The Coast Guard has a message for mariners about to smoke a joint or use CBD (cannabidiol) oil: Don’t risk your job over it — no matter where you live.
The growing number of states where some form of marijuana is legal prompted the agency to issue a bulletin this week reminding everyone that marijuana is still illegal under federal law. Ten states and the District of Columbia have approved recreational marijuana for adults, and more than half of all states have OK’d medical marijuana.
“Along with criminal concerns, testing positive for marijuana or any other dangerous drug triggers serious consequences for mariners, including termination of employment, removal from safety sensitive duties and revocation of merchant mariner credentials,” the Coast Guard said. “Even in circumstances where the Coast Guard settles marijuana use cases, mariners are still required to complete rehabilitation and show a year or more of negative drug tests before returning to service.”
Coast Guard and Department of Transportation (DOT) tests identify as dangerous drug users anyone with significant amounts of THC — which produces the high — metabolized into their systems. THC can stay lodged in fatty tissue for up to 30 days, or longer for habitual users, Mark Meeker, assistant general counsel at American Maritime Safety Inc., a White Plains, N.Y.-based consortium that administers drug and alcohol testing compliance programs for maritime operators, told WorkBoat. Smoking marijuana leaves inactive THC, which is detected in commonly used urine tests. Blood tests can detect active THC.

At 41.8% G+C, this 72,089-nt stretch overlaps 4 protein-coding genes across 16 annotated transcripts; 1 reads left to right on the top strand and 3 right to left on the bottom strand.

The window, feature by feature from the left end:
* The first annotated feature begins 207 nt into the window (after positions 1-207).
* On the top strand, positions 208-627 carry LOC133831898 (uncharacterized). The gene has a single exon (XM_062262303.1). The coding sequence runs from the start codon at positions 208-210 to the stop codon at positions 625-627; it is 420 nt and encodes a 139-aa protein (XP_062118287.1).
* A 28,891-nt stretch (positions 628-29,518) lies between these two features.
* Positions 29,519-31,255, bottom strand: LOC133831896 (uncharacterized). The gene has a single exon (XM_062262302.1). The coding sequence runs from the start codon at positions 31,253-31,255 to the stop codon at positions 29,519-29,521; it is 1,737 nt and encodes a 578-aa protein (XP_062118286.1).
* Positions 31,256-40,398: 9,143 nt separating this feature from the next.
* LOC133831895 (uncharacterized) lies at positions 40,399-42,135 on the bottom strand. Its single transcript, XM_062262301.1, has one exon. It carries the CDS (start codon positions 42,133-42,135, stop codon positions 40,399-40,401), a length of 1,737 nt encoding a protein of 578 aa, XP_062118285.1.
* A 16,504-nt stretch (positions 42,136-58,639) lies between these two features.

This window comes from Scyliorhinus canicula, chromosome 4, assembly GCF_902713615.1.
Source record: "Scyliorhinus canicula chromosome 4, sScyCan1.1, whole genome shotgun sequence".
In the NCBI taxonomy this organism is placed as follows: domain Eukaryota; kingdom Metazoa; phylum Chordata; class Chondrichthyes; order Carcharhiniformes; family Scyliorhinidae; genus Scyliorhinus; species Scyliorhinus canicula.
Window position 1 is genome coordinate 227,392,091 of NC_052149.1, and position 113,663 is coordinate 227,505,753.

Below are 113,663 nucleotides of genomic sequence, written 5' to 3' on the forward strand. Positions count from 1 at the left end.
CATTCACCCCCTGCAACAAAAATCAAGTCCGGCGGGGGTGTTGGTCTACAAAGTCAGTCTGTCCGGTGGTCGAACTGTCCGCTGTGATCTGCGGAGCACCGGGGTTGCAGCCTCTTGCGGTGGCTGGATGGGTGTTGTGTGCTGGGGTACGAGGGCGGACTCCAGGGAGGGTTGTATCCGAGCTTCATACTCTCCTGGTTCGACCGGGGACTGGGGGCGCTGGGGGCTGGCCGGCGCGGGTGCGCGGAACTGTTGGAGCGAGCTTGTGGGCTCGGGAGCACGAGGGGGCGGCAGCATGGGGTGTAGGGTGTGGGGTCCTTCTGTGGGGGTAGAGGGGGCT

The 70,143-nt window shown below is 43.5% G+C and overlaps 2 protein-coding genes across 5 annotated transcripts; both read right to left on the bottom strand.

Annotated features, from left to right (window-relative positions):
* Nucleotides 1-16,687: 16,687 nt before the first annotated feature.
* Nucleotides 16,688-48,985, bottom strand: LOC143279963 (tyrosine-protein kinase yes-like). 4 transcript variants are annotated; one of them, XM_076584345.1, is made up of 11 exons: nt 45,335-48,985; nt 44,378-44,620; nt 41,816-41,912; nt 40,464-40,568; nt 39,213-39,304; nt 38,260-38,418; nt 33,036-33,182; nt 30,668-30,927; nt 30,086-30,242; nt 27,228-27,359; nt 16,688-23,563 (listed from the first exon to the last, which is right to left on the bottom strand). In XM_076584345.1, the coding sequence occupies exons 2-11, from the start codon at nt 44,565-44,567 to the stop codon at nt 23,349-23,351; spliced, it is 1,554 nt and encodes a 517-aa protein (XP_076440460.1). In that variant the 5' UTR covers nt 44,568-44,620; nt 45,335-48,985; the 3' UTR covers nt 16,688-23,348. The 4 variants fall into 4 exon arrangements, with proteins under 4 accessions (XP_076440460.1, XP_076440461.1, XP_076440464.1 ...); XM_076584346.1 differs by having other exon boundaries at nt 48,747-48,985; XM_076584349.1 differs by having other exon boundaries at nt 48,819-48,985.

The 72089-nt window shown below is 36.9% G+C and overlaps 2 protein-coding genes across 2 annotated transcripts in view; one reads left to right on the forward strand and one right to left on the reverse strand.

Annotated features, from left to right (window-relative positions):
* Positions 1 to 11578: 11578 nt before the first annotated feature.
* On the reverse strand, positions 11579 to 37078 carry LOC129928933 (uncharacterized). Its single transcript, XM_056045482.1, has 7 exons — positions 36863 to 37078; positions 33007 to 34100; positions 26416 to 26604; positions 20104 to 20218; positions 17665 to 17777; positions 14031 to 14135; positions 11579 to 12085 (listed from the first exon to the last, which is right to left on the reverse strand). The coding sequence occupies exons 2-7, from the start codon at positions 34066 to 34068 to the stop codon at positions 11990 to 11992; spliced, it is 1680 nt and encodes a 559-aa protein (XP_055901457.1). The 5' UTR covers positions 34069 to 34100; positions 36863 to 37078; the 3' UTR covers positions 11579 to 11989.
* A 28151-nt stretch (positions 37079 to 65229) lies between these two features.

“While CBD itself will not cause a positive DOT test, CBD products commonly contain psychoactive THC in sufficient amounts to cause a positive drug test,” the Coast Guard said. “Unless and until the drug testing system changes, the best decision a mariner can make is to avoid using marijuana or any products derived from marijuana … The threat to maritime transportation and risk of career disaster are both too great to take the chance.”
Marijuana topped the list of most commonly detected illicit substances among U.S. workers, a recent analysis by Quest Diagnostics shows.
The rate of positive drug tests hit a 14-year high last year, rising from 4.2% in 2017 to 4.4% in 2018 for urine tests — the highest level since 4.5% in 2004 and more than 25% higher than the 30-year low of 3.5% recorded between 2010 and 2012.